A Mental Health Counselor on Psychology in Debate (with Robin Atkins)

Download MP3 | 1:01:26

Robin Atkins is back to discuss psychology in debate. Robin is a licensed mental health counselor, specializing in reproductive issues. She also has a philosophy degree. She spent four years doing home-based therapy with the Department of Children’s Services. She’s a pro-life advocate with an atypical perspective on some of the issues surrounding abortion.


  • 00:00 Introduction
  • 02:00 Defining communication
  • 03:44 Navigating debates, in-person and online
  • 05:53 Clarifying the labels “speaker” vs “listener”
  • 08:25 How do you help someone who is constantly offended by the other side?
  • 13:36 Ideology-driven vs. topic-driven debate
  • 17:31 How do you get past people’s defenses?
  • 20:03 Should our primary goal be to change minds?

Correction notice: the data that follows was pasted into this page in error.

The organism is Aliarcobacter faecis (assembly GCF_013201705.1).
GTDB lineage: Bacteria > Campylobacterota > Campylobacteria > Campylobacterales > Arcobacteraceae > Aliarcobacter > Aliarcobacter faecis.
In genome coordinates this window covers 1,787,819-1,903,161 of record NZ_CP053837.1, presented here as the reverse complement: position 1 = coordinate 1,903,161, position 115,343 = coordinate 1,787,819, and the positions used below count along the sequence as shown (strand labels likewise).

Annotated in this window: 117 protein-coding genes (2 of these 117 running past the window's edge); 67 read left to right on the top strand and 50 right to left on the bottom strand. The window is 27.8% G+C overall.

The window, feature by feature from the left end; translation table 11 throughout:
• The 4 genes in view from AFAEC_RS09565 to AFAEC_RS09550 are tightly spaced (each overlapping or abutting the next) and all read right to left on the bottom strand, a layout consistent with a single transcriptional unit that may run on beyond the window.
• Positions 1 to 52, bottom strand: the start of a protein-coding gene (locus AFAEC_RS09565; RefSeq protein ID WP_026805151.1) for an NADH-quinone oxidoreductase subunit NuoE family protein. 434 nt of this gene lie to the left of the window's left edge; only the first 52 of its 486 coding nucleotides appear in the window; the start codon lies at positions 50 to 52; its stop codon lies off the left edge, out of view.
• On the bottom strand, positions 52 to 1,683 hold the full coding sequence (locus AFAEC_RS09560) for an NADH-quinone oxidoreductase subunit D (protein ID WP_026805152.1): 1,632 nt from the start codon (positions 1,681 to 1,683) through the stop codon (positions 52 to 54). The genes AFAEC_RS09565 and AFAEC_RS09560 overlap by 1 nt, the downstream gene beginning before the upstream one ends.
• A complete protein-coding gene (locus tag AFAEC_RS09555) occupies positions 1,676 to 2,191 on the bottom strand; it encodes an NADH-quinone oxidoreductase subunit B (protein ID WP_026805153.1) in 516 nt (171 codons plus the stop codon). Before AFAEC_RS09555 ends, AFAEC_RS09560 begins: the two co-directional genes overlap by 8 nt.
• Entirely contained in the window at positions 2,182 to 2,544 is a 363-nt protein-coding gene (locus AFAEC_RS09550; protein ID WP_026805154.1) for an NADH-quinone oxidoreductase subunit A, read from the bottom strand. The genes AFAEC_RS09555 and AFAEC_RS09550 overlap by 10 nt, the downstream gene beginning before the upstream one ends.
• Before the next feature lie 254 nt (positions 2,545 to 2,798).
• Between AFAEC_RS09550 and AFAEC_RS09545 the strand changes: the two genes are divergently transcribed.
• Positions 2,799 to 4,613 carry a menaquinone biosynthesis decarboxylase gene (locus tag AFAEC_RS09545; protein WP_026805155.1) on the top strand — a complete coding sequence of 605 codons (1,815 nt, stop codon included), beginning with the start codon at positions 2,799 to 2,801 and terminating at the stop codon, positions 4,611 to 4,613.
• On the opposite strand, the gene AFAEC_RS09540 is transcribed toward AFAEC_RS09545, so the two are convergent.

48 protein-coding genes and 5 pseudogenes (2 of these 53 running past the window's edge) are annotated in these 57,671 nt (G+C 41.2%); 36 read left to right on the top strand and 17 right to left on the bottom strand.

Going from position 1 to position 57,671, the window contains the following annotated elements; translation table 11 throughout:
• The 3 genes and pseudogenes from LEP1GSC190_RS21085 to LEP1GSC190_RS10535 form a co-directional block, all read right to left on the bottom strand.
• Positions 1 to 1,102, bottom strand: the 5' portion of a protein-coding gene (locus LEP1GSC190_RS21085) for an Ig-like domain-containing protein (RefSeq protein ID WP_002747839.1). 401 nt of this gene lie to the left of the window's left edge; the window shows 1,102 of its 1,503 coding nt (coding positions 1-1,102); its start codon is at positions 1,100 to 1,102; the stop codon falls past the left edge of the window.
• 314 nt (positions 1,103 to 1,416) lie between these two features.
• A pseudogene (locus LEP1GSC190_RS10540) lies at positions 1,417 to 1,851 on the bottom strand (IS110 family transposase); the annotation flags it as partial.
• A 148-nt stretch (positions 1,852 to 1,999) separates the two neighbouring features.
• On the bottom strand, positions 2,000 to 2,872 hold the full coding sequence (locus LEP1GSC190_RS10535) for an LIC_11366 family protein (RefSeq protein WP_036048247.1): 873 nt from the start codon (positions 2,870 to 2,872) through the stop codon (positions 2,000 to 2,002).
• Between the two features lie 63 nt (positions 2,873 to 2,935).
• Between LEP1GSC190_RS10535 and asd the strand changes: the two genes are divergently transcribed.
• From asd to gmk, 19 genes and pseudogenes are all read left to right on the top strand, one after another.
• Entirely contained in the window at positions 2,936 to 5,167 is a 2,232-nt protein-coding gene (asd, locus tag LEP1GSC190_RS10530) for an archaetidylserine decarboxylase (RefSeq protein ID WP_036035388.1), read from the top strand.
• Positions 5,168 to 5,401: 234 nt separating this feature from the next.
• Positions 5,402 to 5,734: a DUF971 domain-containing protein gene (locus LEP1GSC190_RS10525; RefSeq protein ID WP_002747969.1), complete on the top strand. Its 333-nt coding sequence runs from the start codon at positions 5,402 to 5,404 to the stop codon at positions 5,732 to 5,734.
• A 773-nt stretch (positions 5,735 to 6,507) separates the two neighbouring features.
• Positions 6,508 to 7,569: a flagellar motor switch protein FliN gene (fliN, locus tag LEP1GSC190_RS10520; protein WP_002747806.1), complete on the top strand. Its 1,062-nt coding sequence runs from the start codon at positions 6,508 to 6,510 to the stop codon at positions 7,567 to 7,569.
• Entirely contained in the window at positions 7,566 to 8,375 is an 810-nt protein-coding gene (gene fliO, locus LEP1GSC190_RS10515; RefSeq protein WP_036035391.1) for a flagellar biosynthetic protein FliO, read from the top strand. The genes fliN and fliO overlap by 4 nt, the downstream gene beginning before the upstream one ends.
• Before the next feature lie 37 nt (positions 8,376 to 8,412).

• 24:49 Timing and empathy matters
  • 26:27 On anecdotal evidence and miscarriage
  • 31:54 On benevolent trolling and the use of snark
  • 43:31 When is it time to end an unproductive conversation?
  • 47:25 If self-awareness is important, how can people who aren’t self-aware discover and work on that?
  • 49:11 Why is civil discourse so low right now, and what can do we about that?44
  • 59:27 What is it you’d like people to take from the “Unoffendable” book?

Related Links:

Listen to our first episode with Robin, on adoption vs. foster care vs. abortion:

Contact Robin @TruthAgape on Twitter:

Dialogue Tip: Tell Them That They Can’t Offend You:

We referenced our mutual friend Petra Wallenmeyer who is now a writing intern at ERI, as well as the Content Director for the Human Defense Initiative. Read her articles here:

Our first Humor in Dialogue podcast:

A Comedian Shares Tips for Using Humor in Dialogue:

Should Pro-Lifers be Snarky? (with Dank Pro-Life Memes)

Charisma on Command YouTube channel:

Brant Hanson’s book, “Unoffendable: How Just One Change Can Make All of Life Better”:

Please note: The goal of the comments section on this blog is simply and unambiguously to promote productive dialogue. We reserve the right to delete comments that are snarky, disrespectful, flagrantly uncharitable, offensive, or off-topic. If in doubt, read our Comments Policy.